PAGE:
P.S. The fire in the woodstove feels very nice and warm.

More early morning musings

Things turned upside down - now, instead of staying awake until 3 AM, I'm only sleeping until 3 AM. Round and round and round we go, spinning, whirling. Life has grabbed me by the ankles and tossed me off into free space twisting and turning, the view of the planets, the sun, and the stars whizzing by, without the force of gravity of give me some sense of up and down.

Yet despite the physical wingdings the mental environment is improving. I've been getting rambunctious. Yesterday we took my parents downtown to the bookstores and then for a drive along the lake, followed by dinner at my in-laws. It was at the latter place where I hit a wall, and had to lay down. I had to beg off visiting after the meal and head home. I also realized there was no way I was going to be able to take my parents to Manchester to the airport today; it would be five to six hours of driving and I'm just not up to that yet, so my father-in-law is going to take them.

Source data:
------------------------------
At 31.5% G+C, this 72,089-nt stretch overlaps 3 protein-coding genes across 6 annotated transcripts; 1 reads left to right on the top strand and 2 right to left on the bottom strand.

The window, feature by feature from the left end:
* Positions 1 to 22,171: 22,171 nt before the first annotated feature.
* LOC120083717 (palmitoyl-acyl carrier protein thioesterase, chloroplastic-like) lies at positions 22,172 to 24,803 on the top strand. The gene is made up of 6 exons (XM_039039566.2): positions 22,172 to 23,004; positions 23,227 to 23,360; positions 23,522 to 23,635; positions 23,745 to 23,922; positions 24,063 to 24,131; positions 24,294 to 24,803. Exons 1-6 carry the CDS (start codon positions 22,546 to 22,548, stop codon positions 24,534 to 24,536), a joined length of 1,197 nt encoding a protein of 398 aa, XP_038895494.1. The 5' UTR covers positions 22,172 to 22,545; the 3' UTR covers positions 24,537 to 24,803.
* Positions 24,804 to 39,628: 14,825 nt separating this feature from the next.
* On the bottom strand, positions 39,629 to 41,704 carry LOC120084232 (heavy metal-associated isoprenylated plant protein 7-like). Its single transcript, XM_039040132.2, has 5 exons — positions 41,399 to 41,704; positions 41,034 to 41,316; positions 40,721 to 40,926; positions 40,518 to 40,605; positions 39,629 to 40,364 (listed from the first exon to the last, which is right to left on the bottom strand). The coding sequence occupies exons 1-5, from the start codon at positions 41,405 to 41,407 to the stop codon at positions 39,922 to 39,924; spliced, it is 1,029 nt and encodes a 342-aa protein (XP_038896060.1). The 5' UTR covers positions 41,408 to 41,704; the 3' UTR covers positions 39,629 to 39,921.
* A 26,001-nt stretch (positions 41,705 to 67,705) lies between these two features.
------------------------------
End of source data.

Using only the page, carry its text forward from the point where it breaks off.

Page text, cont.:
As I said before, I'm sorry to see me parents go. They've been a stabilizing force for the last week, but I think they've propped me up enough that I can stand on my own again, at least for short periods at a time. Outwardly, they tell me I am doing well, but I notice they sometimes stop talking when I enter the room. I suppose it is quite possible they are at least a little freaked out.

Physically I still get muscle aches, though they aren't nearly as bad as they were, and they seem to be confined to my left side. I wonder if this is what people feel who have arthritis. The headaches I've had have responded to over-the-counter medicines.